World’s first LNG-fuelled tanker newbuilding delivered to Deen Shipping by Rotterdam's Shipyard Trico to Lloyd’s Register class. Chemical tanker MT Argonon to emit less Sox, Nox and particulates across Europe's inland waterways.
The world's first new LNG-fuelled tanker has been delivered in Rotterdam to Lloyd's Register class, heralding the start of a new era of cleaner shipping for Europe's local waterways. The delivery of MT Argonon, a 6,100-dwt dual-fuelled chemical tanker, represents a significant milestone for the Deen Shipping subsidiary, Argonon Shipping B.V., in its pursuit of cleaner transport solutions for Europe. Lloyd’s Register helped the owners and regulators to identify their risks, meet regulatory requirements and overcome the technical challenges for the precedent-setting tanker.
"This has been a great project and it is a significant first," said Piet Mast, Lloyd’s Register's Marine Business Manager for Western Europe. "The nature of inland waterways traffic, which passes through or close to major population centres, makes LNG an attractive way to reduce harmful local emissions. We had to look carefully at the risks and worked closely with the owner and the regulators to ensure that they understood, and were comfortable with, the technical solutions that were developed."
The dual-fuel system is designed to burn an 80/20 mixture of natural gas and diesel, reducing Sox, Nox and particulate-matter emissions, as well as reducing the greenhouse gas emissions from tank to flue. The LNG is stored in a transport tank located on deck, supplied by Cryonorm Projects, based near Amsterdam. "The inland shipping industry, as far as we know, is the safest and cleanest mode of transport. But, to keep this lead, we have to take a big step forward in environmental performance," said shipowner Gerard Deen. "I think that the dual-fuel principle is a way to reduce the emissions in our sector. Lloyd’s Register was very pragmatic in their approach to finding solutions to convert seagoing regulations into inland shipping rules regarding dual fuel."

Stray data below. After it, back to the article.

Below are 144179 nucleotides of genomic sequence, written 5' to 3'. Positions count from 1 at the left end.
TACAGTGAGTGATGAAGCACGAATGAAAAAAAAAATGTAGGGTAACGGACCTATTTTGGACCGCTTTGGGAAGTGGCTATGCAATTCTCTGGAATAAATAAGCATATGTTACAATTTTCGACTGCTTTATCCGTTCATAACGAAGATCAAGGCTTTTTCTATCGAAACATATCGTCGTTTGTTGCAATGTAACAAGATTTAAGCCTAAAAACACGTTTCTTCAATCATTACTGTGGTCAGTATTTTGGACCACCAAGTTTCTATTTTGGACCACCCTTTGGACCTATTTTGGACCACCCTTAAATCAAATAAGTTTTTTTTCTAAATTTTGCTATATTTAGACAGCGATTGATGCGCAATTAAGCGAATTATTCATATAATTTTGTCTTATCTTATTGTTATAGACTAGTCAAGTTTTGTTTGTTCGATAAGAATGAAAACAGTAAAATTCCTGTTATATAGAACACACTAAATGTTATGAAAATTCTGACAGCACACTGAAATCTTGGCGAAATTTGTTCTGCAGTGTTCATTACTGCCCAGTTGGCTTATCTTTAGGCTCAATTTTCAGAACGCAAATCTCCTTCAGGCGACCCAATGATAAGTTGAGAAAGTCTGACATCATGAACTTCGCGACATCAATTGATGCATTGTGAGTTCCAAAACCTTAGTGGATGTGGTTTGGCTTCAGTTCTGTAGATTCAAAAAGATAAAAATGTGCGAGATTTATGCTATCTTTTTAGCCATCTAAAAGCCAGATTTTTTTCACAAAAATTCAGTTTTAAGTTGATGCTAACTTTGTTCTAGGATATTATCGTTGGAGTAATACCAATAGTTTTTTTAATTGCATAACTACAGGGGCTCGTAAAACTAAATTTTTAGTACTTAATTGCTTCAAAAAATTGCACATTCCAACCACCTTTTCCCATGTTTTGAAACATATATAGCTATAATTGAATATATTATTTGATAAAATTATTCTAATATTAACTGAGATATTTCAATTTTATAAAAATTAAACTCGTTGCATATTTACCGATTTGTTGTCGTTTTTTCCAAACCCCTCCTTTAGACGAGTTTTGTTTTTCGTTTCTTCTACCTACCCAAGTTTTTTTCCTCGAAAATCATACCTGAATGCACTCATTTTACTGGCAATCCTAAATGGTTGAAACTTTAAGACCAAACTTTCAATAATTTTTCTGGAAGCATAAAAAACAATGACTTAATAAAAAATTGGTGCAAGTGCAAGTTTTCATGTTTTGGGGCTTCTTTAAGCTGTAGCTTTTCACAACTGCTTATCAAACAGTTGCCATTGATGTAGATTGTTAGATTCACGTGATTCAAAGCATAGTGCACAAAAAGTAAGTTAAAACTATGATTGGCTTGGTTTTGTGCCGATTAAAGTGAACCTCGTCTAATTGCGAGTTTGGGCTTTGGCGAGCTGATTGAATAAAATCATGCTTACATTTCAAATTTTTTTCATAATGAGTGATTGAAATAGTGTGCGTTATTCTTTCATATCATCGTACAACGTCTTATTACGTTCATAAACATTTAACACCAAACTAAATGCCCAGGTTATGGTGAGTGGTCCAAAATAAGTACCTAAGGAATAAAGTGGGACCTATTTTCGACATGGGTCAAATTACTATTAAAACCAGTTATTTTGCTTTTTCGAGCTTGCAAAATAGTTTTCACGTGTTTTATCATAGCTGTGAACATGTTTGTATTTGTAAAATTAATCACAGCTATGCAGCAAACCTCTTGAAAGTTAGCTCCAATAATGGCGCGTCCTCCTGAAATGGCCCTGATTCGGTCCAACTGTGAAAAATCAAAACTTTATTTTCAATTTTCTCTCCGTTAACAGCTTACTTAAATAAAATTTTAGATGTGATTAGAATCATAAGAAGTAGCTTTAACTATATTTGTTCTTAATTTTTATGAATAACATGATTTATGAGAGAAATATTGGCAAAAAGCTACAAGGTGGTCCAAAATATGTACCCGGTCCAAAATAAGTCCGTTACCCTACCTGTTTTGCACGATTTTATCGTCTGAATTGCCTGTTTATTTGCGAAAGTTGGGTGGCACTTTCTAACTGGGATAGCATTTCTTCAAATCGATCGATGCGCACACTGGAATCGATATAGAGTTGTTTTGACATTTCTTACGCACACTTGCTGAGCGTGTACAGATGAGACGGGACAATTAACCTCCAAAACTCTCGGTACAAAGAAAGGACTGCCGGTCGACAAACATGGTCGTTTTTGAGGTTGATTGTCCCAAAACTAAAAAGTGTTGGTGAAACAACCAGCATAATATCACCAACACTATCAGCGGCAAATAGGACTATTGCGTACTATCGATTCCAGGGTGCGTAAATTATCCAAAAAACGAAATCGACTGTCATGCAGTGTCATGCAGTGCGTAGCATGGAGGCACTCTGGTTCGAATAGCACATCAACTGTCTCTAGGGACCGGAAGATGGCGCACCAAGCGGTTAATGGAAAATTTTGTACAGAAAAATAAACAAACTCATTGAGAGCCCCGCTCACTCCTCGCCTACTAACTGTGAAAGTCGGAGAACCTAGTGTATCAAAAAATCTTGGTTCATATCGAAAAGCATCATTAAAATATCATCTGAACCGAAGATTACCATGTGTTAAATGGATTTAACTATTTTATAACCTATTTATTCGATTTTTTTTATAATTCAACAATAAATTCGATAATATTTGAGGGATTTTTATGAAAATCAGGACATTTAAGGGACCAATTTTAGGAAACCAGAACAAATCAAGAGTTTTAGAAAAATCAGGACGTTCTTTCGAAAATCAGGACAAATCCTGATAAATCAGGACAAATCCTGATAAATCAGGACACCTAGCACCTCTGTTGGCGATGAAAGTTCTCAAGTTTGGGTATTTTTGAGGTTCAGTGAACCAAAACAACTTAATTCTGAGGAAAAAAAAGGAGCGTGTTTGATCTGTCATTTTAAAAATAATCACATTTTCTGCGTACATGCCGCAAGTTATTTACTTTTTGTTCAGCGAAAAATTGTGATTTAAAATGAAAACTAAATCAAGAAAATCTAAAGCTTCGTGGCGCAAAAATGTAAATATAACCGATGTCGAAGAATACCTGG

Along with Lloyd’s Register, the Netherlands Shipping Inspectorate approved the vessel’s LNG system for operation in the Netherlands and the ship has taken on its first load of LNG bunker fuel. The next step is to secure the regulatory approvals from the Central Commission for Navigating on the Rhine and the UN-ECE ADN Safety Committee, to open the way for navigation beyond the Netherlands.
"The owners are to be congratulated for being pioneers," said Mast. "At Lloyd’s Register, we have been involved with LNG for a long time, so were able to provide support through the plan-approval and construction processes. We now look forward to supporting the ship through many years of ‘clean’ trading." Argonon has entered service and will start operating with gas this week following some final, main-engine tests. Built by Rotterdam's Shipyard Trico B.V., the tanker is 110 metres in length and propelled by two, dual-fuel Caterpillar DF3512 engines, each providing 1,115 KW.
The ship has the capacity to transit from Rotterdam to Basel and back without bunkering.
"We are currently providing technical and regulatory guidance for 20 confirmed or proposed inland waterway applications that intend to use LNG as fuel," says Bas Joormann, West European Area Inland Waterway Product Manager for Lloyd’s Register. "There is a lot of interest, and for good reason. Inland waterways, like ferries in emission-control areas, are very suitable for LNG. But the regulatory regime is different. We're helping owners and governmental bodies to identify the risks and manage them to at least the level of safety provided by the existing fuel-management and combustion requirements."